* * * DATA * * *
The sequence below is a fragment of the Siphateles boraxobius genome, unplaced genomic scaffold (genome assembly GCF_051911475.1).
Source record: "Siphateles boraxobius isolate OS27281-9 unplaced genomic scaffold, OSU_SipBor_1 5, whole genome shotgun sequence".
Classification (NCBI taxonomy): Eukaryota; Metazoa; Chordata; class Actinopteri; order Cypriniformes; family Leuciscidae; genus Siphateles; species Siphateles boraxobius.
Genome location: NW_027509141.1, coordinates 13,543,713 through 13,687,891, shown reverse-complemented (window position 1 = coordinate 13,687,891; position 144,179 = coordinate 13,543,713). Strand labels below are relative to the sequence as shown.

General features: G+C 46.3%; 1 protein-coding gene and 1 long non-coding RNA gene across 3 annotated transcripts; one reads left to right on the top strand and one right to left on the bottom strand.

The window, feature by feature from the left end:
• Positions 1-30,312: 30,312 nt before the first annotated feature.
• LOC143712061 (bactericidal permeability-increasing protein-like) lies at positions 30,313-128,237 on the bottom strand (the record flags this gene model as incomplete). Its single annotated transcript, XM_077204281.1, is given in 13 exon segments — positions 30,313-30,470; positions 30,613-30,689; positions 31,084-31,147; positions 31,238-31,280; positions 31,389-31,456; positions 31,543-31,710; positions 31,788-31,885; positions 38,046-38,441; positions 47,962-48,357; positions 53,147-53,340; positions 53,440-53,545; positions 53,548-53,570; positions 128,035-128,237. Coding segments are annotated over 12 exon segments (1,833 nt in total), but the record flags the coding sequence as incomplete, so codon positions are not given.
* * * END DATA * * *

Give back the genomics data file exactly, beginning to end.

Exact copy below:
The sequence below is a fragment of the Siphateles boraxobius genome, unplaced genomic scaffold (genome assembly GCF_051911475.1).
Source record: "Siphateles boraxobius isolate OS27281-9 unplaced genomic scaffold, OSU_SipBor_1 5, whole genome shotgun sequence".
Classification (NCBI taxonomy): Eukaryota; Metazoa; Chordata; class Actinopteri; order Cypriniformes; family Leuciscidae; genus Siphateles; species Siphateles boraxobius.
Genome location: NW_027509141.1, coordinates 13,543,713 through 13,687,891, shown reverse-complemented (window position 1 = coordinate 13,687,891; position 144,179 = coordinate 13,543,713). Strand labels below are relative to the sequence as shown.

General features: G+C 46.3%; 1 protein-coding gene and 1 long non-coding RNA gene across 3 annotated transcripts; one reads left to right on the top strand and one right to left on the bottom strand.

The window, feature by feature from the left end:
• Positions 1-30,312: 30,312 nt before the first annotated feature.
• LOC143712061 (bactericidal permeability-increasing protein-like) lies at positions 30,313-128,237 on the bottom strand (the record flags this gene model as incomplete). Its single annotated transcript, XM_077204281.1, is given in 13 exon segments — positions 30,313-30,470; positions 30,613-30,689; positions 31,084-31,147; positions 31,238-31,280; positions 31,389-31,456; positions 31,543-31,710; positions 31,788-31,885; positions 38,046-38,441; positions 47,962-48,357; positions 53,147-53,340; positions 53,440-53,545; positions 53,548-53,570; positions 128,035-128,237. Coding segments are annotated over 12 exon segments (1,833 nt in total), but the record flags the coding sequence as incomplete, so codon positions are not given.